Definition of dynamic left ventricular outflow tract obstruction .
Hypertrophic cardiomyopathy (HCM) is a common genetic cardiovascular disease present in 1 in 500 of the general population, leading to the most frequent cause of sudden death in young people (including trained athletes), heart failure, and stroke. HCM is an autosomal dominant inheritance, which is associated with a large number of mutations in genes encoding proteins of the cardiac sarcomere. Over the last 20 years, the recognition, diagnosis, and treatment of HCM have been improved dramatically. And moreover, recent advancement in genomic medicine, the growing amount of data from genotype-phenotype correlation studies, and new pathways for HCM help the progress in understanding the diagnosis, mechanism, and treatment of HCM. In this chapter, we aim to outline the symptoms, complications, and diagnosis of HCM; update pathogenic variants (including miRNAs); review the treatment of HCM; and discuss current treatment and efforts to study HCM using induced pluripotent stem cell–derived cardiomyocytes and gene editing technologies. The authors ultimately hope that this chapter will stimulate further research, drive novel discoveries, and contribute to the precision medicine in diagnosis and therapy for HCM.
- cardiac sarcomere
- hypertrophic cardiomyopathy
Hypertrophic cardiomyopathy (HCM) is a heterogeneous cardiac disease with a diverse clinical presentation and course, presenting in all age groups from infancy to the very elderly, which was first described in 1868, its functional consequences in 1957, left ventricular (LV) asymmetric and especially septal hypertrophy in 1958, and its familial nature in 1960 [1, 2]. HCM is a global disease, affecting 1 in every 500 people . And, the existing epidemiological studies might have underestimated the prevalence of HCM because majority of the original prevalence studies enrolled unrelated adults only and employed a diagnostic criterion of maximal wall thickness (MWT) ≥15 mm, or both, thereby resulting in under-recognition of early, familial disease [1, 4]. Enhanced recognition of HCM is important, allowing more timely diagnosis and the implementation of appropriate treatment options for many patients.
HCM is characterized by left ventricular hypertrophy with histological features of myocyte hypertrophy, myofibrillar disarray, and interstitial fibrosis . The thickened and stiff ventricle reduces the compliance of the heart muscle, decreases preload, and leads to the most frequent cause of sudden death in young people (including trained athletes), heart failure, and stroke .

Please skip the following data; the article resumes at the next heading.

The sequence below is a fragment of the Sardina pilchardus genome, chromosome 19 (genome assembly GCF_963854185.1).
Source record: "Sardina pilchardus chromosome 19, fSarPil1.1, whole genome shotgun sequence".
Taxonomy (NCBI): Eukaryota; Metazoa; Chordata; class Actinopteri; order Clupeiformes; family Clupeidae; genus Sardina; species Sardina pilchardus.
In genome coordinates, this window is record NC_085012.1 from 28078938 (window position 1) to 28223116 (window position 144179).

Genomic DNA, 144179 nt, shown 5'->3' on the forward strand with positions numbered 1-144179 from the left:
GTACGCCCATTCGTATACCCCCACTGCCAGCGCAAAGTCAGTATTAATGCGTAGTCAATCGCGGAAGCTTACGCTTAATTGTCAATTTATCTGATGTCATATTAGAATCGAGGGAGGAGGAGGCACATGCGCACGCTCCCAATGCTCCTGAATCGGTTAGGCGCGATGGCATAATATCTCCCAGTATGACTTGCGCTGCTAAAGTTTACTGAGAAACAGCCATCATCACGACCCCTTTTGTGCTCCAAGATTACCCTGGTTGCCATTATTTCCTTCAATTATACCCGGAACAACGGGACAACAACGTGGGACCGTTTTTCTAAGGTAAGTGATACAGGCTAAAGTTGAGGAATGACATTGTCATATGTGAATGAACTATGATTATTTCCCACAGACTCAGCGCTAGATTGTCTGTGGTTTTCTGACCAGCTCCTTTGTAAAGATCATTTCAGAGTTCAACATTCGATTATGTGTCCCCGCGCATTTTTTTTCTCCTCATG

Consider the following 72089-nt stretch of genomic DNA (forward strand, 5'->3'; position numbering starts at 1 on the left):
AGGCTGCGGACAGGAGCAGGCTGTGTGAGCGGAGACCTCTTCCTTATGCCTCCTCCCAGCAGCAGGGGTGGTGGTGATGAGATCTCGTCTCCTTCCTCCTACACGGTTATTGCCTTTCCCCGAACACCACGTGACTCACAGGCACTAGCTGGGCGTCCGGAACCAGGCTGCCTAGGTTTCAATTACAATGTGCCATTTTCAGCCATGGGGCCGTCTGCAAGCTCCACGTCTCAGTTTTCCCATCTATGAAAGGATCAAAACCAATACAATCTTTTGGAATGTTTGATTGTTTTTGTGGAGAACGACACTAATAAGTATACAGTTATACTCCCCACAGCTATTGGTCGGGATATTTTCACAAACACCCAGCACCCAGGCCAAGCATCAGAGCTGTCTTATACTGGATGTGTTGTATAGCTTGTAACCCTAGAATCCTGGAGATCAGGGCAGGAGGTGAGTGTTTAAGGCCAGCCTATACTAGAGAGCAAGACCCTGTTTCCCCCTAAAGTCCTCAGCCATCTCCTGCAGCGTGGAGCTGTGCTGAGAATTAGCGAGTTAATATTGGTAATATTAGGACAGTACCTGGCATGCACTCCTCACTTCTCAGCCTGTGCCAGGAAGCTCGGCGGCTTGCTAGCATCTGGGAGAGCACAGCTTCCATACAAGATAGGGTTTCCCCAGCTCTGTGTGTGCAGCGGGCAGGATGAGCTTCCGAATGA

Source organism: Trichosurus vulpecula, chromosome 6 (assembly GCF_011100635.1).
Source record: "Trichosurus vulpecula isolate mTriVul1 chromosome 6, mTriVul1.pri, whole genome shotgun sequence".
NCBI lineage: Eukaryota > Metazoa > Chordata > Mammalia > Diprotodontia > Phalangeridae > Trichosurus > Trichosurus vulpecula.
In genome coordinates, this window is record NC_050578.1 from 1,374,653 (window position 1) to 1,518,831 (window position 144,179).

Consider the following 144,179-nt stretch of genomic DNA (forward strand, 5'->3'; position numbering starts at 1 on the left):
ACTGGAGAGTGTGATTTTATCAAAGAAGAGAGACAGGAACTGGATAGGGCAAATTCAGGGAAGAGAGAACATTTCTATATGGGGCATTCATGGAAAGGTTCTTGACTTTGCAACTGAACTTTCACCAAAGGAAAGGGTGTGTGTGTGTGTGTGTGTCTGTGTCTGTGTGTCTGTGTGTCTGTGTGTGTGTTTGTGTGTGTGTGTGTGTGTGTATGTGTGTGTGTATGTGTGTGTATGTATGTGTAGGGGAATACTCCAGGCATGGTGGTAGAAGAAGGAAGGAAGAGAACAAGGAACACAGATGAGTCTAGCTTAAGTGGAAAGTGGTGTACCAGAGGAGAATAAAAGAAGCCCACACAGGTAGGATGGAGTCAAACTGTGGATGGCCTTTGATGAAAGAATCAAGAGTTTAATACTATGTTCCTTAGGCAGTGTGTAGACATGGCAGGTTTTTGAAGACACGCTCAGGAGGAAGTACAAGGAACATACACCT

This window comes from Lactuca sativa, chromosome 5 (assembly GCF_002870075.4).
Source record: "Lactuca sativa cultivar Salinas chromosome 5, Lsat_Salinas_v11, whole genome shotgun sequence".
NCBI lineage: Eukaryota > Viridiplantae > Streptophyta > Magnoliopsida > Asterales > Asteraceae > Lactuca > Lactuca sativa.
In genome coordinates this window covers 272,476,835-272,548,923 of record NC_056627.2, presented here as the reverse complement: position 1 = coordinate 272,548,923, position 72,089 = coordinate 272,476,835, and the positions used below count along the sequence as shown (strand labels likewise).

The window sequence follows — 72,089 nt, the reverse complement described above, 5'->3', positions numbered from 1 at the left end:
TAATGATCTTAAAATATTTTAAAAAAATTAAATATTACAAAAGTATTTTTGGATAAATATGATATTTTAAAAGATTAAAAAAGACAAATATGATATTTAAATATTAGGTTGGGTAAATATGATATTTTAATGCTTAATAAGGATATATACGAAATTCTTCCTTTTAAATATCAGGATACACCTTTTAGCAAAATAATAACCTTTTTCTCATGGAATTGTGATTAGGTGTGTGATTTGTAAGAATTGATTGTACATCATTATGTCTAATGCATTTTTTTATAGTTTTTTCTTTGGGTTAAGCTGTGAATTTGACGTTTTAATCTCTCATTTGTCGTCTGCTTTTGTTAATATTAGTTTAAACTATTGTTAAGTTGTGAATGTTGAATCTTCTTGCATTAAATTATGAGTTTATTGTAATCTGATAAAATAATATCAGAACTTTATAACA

Since its first description in the 1950s, much progress has been made in elucidating the extremely heterogeneous genetic, morphogenic, diagnosis, and patient management. The goals of this chapter are to outline the symptoms, complication, and diagnosis of HCM; update published pathogenic variants; and discuss current treatment and efforts to study HCM by using induced pluripotent stem cell-derived cardiomyocytes, next-generation sequencing, and gene editing technologies.
2. Symptoms and complications
HCM is a common inherited cardiomyopathy with a diverse clinical presentation. Most patients with HCM are asymptomatic and have a normal life span but some develop symptoms. The most frequent symptoms of HCM included chest pain, dizziness, shortness of breath, palpitations, fatigue, and inability to perform vigorous exercise. Another devastating manifestation of HCM is sudden cardiac death (SCD) .
Furthermore, HCM is related with disease complications that may be profound, with the potential to result in disease progression or premature death [8, 9]. Atrial fibrillation (AF) is the most common sustained arrhythmia in HCM. Paroxysmal episodes or chronic AF ultimately occur in 20–25% of HCM patients, increase in incidence with age, and are linked to left atrial enlargement . AF is a precursor of stroke (incidence, about 1% annually; prevalence, 6%), which is associated with death as well as disability most frequently in the elderly, and progressive heart failure, particularly for patients who have AF before 50 years old and accompanied basal outflow obstruction [11, 12].
Heart failure is another severe complication of HCM. Symptoms of chronic heart failure are frequent; however, the clinical profile of advanced heart failure varies between patients. In some, the thickened and stiff ventricle reduces the compliance of the heart muscle, decreases preload, and contributes to diastolic heart failure . On the other end of the spectrum, typical DCM cases show chamber volume dilatation and thin walls, which reduces contractile force and causes systolic heart failure .
Myocardial ischemia: the other common pathologic features of HCM are the thickened and narrowed intramural coronary arteries and myocardial fibrosis by increased collagen deposition, leading to symptoms related to myocardial ischemia .
Accurate diagnosis is vital for the management of HCM patients. Echocardiography is the primary method of diagnosis of HCM by determination of left ventricular hypertrophy (LVH) , left ventricular outflow tract gradients , systolic and diastolic function, as well as mitral valve anatomy and function. Cardiac magnetic resonance imaging (MRI) is becoming more widely used in diagnosis of HCM by determining the extent and location of LVH and the anatomic abnormalities of the mitral valve and papillary muscles . Besides, genetic testing that is now commercially available is currently used most effectively in the identification of affected relatives in families known to have HCM.